Abstract

Abstract:

The pragmatist use of common sense philosophy has not only been a source for first-order philosophical work but also for metaphilosophical orientation. The primary motive for both of these lines of thought has been that of anti-skepticism. This essay shows, using William James and G.E. Moore as primary examples, that skeptical challenges may be posed from within the common sense and pragmatist common sense programs. From this result, a case for skeptical pragmatism, one that manages the contraries arising from common sense and the programs that critique it, is made.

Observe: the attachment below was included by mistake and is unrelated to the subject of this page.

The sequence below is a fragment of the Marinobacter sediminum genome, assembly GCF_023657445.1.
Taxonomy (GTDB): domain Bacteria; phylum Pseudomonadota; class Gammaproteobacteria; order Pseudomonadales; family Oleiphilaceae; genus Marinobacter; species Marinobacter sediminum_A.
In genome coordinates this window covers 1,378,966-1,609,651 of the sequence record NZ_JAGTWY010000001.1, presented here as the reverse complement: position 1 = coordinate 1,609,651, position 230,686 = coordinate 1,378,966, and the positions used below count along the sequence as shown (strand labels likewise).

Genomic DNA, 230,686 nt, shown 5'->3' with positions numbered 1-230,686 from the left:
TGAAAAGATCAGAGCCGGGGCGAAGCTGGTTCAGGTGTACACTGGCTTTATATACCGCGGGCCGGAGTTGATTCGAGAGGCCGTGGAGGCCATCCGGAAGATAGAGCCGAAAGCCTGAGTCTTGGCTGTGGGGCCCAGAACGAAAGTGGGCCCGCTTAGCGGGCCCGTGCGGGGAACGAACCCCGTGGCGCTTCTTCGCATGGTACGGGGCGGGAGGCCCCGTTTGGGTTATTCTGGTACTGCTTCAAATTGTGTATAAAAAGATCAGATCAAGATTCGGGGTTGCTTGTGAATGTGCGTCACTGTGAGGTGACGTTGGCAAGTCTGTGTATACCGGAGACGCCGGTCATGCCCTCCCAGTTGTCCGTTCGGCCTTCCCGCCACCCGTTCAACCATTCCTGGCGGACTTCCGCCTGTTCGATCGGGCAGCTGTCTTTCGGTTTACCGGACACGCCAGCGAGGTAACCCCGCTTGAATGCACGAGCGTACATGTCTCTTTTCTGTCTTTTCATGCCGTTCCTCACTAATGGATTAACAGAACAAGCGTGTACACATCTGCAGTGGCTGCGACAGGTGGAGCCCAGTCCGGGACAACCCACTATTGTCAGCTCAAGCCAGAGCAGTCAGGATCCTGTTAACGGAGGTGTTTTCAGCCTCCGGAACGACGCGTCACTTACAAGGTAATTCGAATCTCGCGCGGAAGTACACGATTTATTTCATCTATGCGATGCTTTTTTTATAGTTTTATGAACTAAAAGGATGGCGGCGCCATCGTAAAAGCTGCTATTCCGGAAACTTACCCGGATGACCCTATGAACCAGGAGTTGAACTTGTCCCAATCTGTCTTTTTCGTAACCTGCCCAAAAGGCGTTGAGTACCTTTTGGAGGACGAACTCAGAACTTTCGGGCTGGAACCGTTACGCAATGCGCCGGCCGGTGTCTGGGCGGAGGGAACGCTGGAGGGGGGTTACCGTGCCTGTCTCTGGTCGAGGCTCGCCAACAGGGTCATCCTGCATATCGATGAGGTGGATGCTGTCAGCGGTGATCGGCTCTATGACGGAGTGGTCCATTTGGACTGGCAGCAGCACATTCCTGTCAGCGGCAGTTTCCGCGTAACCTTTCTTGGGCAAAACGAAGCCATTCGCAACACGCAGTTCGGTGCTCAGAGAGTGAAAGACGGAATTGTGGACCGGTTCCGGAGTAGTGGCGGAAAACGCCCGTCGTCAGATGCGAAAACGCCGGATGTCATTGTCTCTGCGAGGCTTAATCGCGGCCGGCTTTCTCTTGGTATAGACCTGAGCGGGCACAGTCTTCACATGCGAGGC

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Additional Information

ISSN
1558-9587
Print ISSN
0009-1774
Pages
pp. 231-248
Launched on MUSE
2018-10-02
Open Access
No
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